Ecuador celebrates ‘First cry for independence’ with a a three-day weekend but what was the ‘first cry?’
Editor’s note: Although the anniversary of Ecuador’s ‘first cry for independence’ was August 10, it will be celebrated in most of the country on Friday, August 12, as part of a three-day weekend.
By Robert Bradley
Officially, yesterday was the 213th anniversary of Ecuador’s independence day, but was it reallly? That was the day when the so-called Sovereign Junta formed to oppose Spanish rule. Or, was the real indepdendence day the first meeting of the Congress of Deputies that decreed independence on December 11, 1812? Or, was it the Battle of Pichincha in 1822, that now-mythical clash on the flanks of Quito’s Pichincha volcano that saw liberator Simon Bolivar finally vanquish the Spanish?
And then there were military independence victories for Ecuador’s three major cities, Quito, Cuenca and Guayaquil, each celebrated with their own national holiday.
The reality is that it was a revolution lasting over a decade, filled with setbacks, hardship and lots of spilled blood.
But the “First Cry of Independence” (Primer Grito de la Independencia), celebrated as a national holiday this weekend, is one of the most symbolic of all national moments, given that it was the very first time that Ecuadorians — actually, Spanish colonists, most of whom had been born in the Americas and considered independence to be their birthright — expressed their wish to rid themselves of their Spanish yoke.
Ecuador’s first attempt at independence was set against the backdrop of what the revolutionaries considered a weakened Spain, then battling the Napoleon-led French army in the protracted Peninsula War (1808-1814).
In the dead of night of August 9, 1809, a group of intellectuals, doctors, marquises and creoles plotted in Quito, in the house of Manuela Cañizares, a stalwart of the city’s literary and political scenes. It was here that the conspirators committed to organizing a Supreme Government Junta, appointing Juan Pio Montufar as president, the Marques of Selva Alegre as Vice president, and Bishop José Cuero y Caicedo as Secretary of State.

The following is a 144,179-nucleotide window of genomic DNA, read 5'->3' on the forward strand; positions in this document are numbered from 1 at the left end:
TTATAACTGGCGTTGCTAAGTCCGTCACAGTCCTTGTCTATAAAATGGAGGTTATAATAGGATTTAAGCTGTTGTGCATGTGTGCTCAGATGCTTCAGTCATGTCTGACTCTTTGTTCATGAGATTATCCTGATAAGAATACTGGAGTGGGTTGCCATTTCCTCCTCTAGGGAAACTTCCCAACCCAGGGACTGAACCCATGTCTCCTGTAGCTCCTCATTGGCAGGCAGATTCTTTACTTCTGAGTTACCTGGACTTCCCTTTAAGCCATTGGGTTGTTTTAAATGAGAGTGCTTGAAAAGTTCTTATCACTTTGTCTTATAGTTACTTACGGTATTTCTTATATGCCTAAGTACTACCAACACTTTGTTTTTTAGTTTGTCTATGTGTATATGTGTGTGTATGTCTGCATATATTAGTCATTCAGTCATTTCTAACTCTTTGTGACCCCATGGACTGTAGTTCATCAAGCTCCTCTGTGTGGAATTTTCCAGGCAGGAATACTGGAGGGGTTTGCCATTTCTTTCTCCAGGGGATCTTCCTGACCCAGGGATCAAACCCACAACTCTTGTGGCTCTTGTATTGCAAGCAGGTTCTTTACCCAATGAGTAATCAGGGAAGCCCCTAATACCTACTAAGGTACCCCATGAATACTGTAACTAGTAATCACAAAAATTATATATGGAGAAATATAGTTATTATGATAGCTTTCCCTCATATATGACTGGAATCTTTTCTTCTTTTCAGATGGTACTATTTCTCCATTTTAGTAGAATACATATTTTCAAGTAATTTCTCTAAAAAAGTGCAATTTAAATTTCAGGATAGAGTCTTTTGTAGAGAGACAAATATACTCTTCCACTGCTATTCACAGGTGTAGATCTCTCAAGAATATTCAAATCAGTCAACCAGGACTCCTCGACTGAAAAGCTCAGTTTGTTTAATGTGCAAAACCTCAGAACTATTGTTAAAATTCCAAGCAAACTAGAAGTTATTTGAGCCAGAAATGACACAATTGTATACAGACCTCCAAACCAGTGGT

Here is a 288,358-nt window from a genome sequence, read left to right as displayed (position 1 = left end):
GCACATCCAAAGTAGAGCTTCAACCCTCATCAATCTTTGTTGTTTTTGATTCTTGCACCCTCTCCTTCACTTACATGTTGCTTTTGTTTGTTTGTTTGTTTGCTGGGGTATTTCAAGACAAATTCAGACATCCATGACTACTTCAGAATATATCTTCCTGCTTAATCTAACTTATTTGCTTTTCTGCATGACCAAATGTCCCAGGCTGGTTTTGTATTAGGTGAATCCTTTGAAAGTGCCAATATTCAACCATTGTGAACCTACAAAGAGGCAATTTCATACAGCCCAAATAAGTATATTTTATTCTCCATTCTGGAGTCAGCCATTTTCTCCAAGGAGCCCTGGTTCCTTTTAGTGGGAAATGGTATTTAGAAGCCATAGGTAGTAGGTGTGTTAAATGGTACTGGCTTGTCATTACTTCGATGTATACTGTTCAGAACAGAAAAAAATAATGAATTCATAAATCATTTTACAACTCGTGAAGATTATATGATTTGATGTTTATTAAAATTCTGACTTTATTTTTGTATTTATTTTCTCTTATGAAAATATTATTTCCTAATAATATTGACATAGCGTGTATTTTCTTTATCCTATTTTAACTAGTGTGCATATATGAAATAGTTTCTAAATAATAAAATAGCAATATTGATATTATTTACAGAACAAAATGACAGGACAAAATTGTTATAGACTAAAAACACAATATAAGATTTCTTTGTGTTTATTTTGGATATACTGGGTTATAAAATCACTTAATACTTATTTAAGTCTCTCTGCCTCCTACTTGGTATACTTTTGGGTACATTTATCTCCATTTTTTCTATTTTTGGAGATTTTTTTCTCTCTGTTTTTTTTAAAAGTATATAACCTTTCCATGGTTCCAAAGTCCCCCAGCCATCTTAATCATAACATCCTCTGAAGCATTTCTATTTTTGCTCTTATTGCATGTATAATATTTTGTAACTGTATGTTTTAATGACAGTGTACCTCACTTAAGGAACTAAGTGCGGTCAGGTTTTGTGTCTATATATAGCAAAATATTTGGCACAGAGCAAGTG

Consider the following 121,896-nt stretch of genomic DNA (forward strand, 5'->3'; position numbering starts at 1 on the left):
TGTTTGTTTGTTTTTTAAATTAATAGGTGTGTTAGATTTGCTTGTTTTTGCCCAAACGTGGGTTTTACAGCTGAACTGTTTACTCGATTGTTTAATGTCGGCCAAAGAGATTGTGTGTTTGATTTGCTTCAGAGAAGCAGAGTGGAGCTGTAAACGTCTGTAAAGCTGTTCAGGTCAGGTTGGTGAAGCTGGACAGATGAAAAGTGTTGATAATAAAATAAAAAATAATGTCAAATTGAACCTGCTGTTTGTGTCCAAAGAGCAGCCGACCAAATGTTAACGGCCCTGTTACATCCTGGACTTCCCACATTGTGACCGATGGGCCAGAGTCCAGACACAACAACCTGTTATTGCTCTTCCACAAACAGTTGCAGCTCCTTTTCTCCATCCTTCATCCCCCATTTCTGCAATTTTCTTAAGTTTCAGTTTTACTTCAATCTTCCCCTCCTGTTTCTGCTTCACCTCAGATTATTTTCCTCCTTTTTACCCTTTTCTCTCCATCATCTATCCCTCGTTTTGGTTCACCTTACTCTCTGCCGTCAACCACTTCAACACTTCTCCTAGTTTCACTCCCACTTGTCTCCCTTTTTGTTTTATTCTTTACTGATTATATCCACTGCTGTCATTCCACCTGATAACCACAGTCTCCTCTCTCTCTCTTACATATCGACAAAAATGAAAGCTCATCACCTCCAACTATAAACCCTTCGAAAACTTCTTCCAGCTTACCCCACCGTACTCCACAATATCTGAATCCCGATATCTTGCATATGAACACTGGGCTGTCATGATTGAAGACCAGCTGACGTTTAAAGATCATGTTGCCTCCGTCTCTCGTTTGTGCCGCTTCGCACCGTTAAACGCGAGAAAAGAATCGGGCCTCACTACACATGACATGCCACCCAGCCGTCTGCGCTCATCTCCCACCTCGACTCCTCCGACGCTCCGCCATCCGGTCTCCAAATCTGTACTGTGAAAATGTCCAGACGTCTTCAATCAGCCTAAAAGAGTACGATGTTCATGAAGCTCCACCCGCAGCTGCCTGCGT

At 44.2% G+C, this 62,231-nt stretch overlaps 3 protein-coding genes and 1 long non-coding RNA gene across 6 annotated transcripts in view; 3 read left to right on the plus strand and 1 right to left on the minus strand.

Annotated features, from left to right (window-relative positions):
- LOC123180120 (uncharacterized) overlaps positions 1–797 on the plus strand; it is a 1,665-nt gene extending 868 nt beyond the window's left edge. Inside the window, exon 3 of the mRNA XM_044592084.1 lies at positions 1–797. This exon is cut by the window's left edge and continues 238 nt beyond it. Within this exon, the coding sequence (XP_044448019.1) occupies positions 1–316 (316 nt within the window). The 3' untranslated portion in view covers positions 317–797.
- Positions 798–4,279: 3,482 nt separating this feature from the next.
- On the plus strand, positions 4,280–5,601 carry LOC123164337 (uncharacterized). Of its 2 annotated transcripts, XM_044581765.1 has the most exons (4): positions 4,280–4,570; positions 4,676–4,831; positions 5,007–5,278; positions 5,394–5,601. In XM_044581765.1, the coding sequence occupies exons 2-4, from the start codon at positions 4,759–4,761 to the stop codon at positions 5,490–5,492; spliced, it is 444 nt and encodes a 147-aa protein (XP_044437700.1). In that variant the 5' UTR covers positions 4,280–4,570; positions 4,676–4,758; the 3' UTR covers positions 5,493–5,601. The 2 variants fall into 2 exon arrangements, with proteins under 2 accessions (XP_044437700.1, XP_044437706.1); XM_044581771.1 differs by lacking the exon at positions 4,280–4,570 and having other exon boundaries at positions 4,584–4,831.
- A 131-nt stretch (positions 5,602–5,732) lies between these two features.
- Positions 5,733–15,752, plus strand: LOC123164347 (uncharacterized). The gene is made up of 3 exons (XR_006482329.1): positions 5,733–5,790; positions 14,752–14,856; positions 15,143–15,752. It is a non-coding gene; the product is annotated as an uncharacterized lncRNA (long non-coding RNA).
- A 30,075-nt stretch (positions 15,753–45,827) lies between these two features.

Whipping the group into a frenzy, Manuela is said to have cried: “Cowards! Men born to serve, what are you afraid of? There is no time to lose!”
The next morning of August 10, 1809, one of the group named Antonio Ante went to the president of the Royal Audiencia, Manuel Ruiz, the Spanish Count of Castilla, to inform the Spaniard that the crown was relieved of its functions, and that the Sovereign Junta of Quito was taking over.
The event became known as the “First Cry of Independence.”
Functionaries of the city declared themselves in favor of the insurrection, including each Creole neighborhood representative, rejecting the Spanish audiencia authority and recognizing the Supreme Junta as an interim government “in the name and as a representative of our sovereignty, Mr Fernando Septimo, and while His Majesty recuperates the peninsula or comes to rule in America.”
The revolution of 10 August 1809 left no ambiguities about the autonomous and liberating nature of the movement, barely disguised with a half-hearted declaration of loyalty to the king.
The revelry of newfound freedom would not last long.
On October 28, 1809 the Junta resigned, handing power to Spanish loyalist Juan Jose Guerrero, Count of Selva Florida, who swiftly returned power back to Count Ruiz de Castilla.
The revolutionaries were rounded up and thrown in prison.
Almost a year to the day later, on August 2, 1810, an attempt to liberate them from prison failed spectacularly, ending in a terrible massacre. All the key players, including Morales, Quiroga, Salina, Larrea, Arena, Riofrio, Ascasubi, Guerrero, Villalobos and others killed with bayonets by troops. A violent crackdown of city ensued in which 300 Quiteños died. The carnage only ended after the bishop and priests took to the streets and pleaded with the soldiers.
Carlos Montafur, the son of Marquis of Selva Alegre, was appointed by the Regency Council of Spain to end climate of repression, but his sympathies gravitated towards his father’s – the path towards independence. He helped to organize the second Superior Government Junta, made up of Creoles, on 15 February, 1812 the first constitution was drawn up.
It would be 10 more years before Ecuador officially gained her independence on May 24, 1822, as a result of the Battle of Pichincha.